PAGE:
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Male Anatomy

To fully understand Men’s Health, one must understand male anatomy. We have put together a glossary of some common associated medical terms.

Male Anatomy


The opening at the end of the digestive tract where bowel contents leave the body.


A generally round shaped, hollow organ located in the pelvis. It is held in place by ligaments that are attached to other organs and the pelvic bones. The bladder’s walls relax and expand to store urine and contract and flatten to empty urine through the urethra.


A long highly coiled microscopic tube that is located behind each testicle. The epididymis is the tube in which the sperm mature after leaving the testicle, prior to cutting the vas deferens.


The external reproductive organ of the male. The penis is made up of two parts, the shaft and the glans. The glans is the head of the penis, while the shaft is the main part of the penis and contains the tube (urethra) that drains the bladder and the erection cylinders (corpora cavernosa). All boys are born with a foreskin or a covering over the tip of the penis. Some boys are circumcised, which means that this covering of skin is removed. Other boys are not circumcised and may have skin that covers the tip of the penis.

Prostate Gland

A sex gland in men. It is about the size of a walnut, and surrounds the neck of the bladder and urethra (the tube that carries urine from the bladder). It is partly muscular and partly glandular, with ducts opening into the prostatic portion of the urethra. It is made up of three lobes: a center lobe, with one lobe on each side. The prostate gland secretes a slightly alkaline fluid that forms part of the seminal fluid, the fluid that carries sperm during ejaculation.


The lower end of the large intestine, leading to the anus.


The bag of skin that holds and helps to protect the testicles. The testicles make sperm, and to do this, the temperature of the testicles needs to be cooler than the inside of the body. This is why the scrotum is located outside of the body.

Seminal vesicles

The sac-like glands that join the prostate behind the bladder. They release the fluid that form more than 90% of the semen in ejaculation.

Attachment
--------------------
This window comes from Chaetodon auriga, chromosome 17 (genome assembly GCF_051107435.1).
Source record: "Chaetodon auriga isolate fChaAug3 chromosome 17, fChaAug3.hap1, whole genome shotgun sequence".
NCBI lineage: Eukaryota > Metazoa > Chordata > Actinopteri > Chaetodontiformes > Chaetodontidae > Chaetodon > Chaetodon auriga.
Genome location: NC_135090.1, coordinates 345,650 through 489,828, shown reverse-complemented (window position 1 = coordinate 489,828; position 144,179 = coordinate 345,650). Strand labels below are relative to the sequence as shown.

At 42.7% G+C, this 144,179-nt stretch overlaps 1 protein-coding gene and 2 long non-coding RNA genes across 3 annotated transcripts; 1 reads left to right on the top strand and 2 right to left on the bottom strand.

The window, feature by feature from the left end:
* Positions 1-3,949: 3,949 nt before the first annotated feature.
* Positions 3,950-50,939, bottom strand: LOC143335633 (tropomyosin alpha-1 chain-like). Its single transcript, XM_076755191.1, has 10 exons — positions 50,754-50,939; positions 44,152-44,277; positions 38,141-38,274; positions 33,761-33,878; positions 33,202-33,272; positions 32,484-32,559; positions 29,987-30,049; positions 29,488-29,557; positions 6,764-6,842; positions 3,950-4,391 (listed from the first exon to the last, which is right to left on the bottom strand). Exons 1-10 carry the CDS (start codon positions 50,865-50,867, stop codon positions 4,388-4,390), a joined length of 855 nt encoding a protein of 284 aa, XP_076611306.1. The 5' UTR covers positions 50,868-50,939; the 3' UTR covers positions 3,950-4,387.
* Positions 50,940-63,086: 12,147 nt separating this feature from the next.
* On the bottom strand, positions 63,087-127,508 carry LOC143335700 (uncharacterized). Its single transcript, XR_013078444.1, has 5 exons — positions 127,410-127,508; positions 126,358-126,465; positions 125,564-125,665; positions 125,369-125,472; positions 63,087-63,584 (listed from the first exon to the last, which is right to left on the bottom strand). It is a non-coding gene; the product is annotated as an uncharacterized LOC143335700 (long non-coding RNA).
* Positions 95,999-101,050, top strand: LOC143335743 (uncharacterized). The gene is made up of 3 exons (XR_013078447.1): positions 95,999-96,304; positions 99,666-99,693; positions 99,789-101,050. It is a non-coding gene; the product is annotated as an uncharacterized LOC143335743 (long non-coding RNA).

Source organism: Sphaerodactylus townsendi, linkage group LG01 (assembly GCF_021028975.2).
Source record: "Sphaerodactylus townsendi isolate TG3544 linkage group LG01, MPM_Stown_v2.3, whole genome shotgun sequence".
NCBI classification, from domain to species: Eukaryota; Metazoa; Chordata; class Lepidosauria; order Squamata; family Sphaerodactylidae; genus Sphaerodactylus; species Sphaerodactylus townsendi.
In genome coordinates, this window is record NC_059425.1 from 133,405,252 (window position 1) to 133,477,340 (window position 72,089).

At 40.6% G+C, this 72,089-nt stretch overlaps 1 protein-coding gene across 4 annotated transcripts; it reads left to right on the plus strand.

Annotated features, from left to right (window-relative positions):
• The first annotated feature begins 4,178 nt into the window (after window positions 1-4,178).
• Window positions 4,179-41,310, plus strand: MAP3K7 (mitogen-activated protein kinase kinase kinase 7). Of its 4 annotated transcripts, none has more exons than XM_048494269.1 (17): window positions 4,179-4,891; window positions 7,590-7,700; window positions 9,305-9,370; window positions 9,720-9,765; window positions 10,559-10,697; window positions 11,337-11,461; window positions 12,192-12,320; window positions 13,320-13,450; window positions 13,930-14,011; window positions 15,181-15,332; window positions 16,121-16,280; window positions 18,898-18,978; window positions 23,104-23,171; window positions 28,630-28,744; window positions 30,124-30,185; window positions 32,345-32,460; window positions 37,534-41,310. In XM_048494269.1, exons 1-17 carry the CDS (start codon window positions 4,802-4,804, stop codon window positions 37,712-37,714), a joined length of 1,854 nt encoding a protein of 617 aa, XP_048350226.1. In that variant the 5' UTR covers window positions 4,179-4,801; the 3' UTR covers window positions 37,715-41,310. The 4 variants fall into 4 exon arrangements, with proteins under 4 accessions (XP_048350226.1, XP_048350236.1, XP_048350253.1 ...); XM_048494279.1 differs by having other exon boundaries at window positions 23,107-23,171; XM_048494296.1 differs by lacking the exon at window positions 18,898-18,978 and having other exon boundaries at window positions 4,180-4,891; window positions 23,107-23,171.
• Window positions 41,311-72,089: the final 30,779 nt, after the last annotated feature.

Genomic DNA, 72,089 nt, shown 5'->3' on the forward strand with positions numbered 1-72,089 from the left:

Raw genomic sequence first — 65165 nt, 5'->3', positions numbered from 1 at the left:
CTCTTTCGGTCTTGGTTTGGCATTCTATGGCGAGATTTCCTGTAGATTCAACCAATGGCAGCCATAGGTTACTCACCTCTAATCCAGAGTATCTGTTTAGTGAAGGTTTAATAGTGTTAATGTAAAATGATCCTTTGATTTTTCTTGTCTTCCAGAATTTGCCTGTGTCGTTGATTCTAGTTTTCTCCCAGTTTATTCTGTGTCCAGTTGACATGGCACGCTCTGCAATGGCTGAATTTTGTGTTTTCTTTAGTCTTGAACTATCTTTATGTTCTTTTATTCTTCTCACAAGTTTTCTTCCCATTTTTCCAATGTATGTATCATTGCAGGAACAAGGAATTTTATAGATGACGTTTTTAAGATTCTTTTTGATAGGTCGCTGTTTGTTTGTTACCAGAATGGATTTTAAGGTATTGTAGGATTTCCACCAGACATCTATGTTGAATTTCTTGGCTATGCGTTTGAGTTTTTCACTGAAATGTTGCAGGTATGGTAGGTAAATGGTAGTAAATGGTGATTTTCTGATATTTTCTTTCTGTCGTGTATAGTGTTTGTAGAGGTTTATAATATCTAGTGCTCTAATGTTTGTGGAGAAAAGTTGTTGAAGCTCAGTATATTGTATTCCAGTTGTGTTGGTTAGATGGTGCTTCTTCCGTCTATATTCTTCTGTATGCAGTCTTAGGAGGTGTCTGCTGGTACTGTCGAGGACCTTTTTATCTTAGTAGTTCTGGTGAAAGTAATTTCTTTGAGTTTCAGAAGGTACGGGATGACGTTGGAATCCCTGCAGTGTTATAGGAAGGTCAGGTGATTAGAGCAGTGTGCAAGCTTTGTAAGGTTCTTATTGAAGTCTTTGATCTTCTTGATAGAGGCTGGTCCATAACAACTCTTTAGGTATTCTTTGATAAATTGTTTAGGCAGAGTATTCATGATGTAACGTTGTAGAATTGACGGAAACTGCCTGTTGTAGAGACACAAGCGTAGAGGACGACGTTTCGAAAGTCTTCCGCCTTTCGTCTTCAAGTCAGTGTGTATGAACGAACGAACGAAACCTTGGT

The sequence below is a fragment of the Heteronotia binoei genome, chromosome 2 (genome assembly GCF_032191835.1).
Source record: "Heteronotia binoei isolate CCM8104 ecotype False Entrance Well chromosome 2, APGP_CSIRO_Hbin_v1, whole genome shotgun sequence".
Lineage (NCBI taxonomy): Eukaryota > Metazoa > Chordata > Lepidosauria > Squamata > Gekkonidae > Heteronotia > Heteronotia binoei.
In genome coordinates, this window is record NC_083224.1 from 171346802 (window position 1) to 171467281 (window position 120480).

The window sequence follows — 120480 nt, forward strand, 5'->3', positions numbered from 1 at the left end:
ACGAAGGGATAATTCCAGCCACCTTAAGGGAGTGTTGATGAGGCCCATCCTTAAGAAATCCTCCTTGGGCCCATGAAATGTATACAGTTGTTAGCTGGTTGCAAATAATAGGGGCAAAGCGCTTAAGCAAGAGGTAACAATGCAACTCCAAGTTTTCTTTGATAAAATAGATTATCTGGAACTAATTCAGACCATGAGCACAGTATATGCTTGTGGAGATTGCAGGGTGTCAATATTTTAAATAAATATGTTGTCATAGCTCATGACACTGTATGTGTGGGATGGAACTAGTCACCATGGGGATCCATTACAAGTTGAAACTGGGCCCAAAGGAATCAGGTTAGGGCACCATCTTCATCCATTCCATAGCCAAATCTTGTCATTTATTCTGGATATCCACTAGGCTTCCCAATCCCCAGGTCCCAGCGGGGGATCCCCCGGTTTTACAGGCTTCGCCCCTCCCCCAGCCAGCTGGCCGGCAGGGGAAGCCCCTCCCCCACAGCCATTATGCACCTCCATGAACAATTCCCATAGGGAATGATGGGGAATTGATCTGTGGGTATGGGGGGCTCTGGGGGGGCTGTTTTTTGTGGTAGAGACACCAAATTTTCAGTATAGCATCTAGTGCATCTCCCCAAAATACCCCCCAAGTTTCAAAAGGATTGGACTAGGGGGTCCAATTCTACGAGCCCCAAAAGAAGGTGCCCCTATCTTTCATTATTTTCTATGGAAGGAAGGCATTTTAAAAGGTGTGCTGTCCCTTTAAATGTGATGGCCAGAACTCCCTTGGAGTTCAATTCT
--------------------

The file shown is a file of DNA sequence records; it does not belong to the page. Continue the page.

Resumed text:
Testes (testicles)

The testes are two small organs that are found inside the scrotum sac. The testes are responsible for making sperm and are also involved in producing the major male sex hormone called testosterone. Testosterone is important during male development and maturation – for developing muscles, deepening the voice, growing body hair, and for male sexual desire (libido).


The tube that allows urine to pass outside the body. The brain signals the bladder muscles to tighten, which squeezes urine out of the bladder. At the same time, the brain signals the sphincter muscles of the urethra to relax so that urine will exit the bladder. When all the signals occur in the correct order, normal urination results.

Vas deferens

A tube that participates in ejaculation and carries the sperm from the epididymis to the prostate. The vas deferens is between the epididymis and the urethra and connects these together.


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Dr. Jeffrey Buch

Legacy Male Health

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Graduating from the University of Michigan School of Medicine and Residency in Surgery and Urology from Albany Medical Center of Union College in Albany, NY, and Fellowship in Male Reproductive Medicine and Microsurgery from Baylor College of Medicine in Houston, TX, Dr. Jeffrey Buch is a highly skilled specialist in Male Reproductive Medicine and Microsurgery with over 34 years of experience.

With a nationally recognized practice in Greater Dallas Texas, he has authored many articles in prestigious journals whilst undertaking the training of other urologists in his field.

Dr. Buch’s passion is to partner with his patients in resolving their medical concerns and to provide them with the finest possible service with respect to Male Reproductive Health.